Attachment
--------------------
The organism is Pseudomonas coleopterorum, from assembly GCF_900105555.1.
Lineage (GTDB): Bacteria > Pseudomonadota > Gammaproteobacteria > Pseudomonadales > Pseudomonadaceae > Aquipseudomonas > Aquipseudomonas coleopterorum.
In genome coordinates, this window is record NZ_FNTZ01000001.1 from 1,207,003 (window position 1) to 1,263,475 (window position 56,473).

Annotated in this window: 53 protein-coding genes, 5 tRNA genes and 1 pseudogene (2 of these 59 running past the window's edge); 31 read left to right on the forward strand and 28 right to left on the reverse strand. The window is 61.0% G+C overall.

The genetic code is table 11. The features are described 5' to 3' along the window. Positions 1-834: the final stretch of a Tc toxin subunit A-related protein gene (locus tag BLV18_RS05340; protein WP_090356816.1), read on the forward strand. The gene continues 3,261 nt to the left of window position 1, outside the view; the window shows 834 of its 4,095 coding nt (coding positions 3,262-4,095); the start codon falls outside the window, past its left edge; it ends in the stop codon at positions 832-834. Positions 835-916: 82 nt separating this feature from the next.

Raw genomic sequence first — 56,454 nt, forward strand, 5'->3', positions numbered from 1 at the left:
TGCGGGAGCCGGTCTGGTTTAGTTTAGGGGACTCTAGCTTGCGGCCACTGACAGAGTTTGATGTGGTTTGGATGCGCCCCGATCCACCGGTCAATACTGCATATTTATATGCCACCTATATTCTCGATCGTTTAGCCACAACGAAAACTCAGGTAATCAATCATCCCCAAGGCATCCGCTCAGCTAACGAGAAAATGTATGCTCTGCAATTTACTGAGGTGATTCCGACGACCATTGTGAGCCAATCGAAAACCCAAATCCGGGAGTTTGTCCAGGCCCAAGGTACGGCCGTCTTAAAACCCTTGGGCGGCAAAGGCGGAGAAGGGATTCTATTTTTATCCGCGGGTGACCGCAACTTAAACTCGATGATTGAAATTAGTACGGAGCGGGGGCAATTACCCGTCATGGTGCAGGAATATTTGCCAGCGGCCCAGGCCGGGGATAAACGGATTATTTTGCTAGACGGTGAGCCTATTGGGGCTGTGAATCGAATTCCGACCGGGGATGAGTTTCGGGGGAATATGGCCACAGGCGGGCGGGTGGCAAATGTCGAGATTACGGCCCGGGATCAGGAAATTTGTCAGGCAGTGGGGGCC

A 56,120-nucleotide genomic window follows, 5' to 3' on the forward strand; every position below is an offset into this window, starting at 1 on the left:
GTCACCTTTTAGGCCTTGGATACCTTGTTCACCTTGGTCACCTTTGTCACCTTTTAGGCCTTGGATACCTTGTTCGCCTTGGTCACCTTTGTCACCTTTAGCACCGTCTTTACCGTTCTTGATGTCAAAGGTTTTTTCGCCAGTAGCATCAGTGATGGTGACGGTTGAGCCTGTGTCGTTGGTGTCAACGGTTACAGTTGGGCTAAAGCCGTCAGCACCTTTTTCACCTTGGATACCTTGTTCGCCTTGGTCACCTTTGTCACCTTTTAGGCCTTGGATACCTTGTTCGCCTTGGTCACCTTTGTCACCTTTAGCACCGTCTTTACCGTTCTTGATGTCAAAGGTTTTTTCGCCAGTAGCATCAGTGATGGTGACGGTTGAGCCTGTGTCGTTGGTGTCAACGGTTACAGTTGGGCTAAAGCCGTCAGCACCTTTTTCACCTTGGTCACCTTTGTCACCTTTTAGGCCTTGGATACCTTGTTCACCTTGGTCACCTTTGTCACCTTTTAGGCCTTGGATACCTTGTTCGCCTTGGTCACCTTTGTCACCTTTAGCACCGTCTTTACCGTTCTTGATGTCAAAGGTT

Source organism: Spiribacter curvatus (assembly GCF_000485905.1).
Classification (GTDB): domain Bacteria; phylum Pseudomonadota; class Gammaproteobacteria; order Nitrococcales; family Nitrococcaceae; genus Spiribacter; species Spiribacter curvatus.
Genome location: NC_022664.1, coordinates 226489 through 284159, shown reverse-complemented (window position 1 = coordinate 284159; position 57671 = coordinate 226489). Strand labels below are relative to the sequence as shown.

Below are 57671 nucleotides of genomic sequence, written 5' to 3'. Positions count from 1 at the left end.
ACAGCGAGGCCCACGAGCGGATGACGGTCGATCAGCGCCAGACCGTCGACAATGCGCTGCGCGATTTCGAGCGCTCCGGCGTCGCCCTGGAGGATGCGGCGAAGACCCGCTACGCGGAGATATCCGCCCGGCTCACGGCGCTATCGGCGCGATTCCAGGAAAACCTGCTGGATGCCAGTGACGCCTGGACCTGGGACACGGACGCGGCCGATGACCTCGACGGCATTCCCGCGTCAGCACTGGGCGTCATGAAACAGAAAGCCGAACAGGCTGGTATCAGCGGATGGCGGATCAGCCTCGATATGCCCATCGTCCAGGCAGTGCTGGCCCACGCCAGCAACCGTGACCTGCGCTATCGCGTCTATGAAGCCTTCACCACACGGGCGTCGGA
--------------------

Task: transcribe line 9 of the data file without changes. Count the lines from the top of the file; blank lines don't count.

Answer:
GTCACCTTTTAGGCCTTGGATACCTTGTTCACCTTGGTCACCTTTGTCACCTTTTAGGCCTTGGATACCTTGTTCGCCTTGGTCACCTTTGTCACCTTTAGCACCGTCTTTACCGTTCTTGATGTCAAAGGTTTTTTCGCCAGTAGCATCAGTGATGGTGACGGTTGAGCCTGTGTCGTTGGTGTCAACGGTTACAGTTGGGCTAAAGCCGTCAGCACCTTTTTCACCTTGGATACCTTGTTCGCCTTGGTCACCTTTGTCACCTTTTAGGCCTTGGATACCTTGTTCGCCTTGGTCACCTTTGTCACCTTTAGCACCGTCTTTACCGTTCTTGATGTCAAAGGTTTTTTCGCCAGTAGCATCAGTGATGGTGACGGTTGAGCCTGTGTCGTTGGTGTCAACGGTTACAGTTGGGCTAAAGCCGTCAGCACCTTTTTCACCTTGGTCACCTTTGTCACCTTTTAGGCCTTGGATACCTTGTTCACCTTGGTCACCTTTGTCACCTTTTAGGCCTTGGATACCTTGTTCGCCTTGGTCACCTTTGTCACCTTTAGCACCGTCTTTACCGTTCTTGATGTCAAAGGTT